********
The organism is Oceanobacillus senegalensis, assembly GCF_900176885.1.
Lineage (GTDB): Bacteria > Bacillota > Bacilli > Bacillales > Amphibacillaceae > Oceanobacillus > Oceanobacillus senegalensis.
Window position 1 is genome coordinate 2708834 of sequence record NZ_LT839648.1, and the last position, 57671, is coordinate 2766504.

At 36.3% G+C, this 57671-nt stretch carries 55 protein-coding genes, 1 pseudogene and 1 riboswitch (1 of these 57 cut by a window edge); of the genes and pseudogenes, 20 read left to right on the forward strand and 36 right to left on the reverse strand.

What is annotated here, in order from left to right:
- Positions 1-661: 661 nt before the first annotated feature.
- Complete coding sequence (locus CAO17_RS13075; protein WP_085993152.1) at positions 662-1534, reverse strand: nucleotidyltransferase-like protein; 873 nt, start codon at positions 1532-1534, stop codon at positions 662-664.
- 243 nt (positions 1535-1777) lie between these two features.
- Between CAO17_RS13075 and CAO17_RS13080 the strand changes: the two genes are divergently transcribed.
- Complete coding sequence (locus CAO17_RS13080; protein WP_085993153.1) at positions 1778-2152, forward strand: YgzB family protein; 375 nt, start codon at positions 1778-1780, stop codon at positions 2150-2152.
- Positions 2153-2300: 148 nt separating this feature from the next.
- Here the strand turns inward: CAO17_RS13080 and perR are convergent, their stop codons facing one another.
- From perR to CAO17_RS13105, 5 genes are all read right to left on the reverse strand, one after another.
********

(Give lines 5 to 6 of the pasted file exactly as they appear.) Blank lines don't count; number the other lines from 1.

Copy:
What is annotated here, in order from left to right:
- Positions 1-661: 661 nt before the first annotated feature.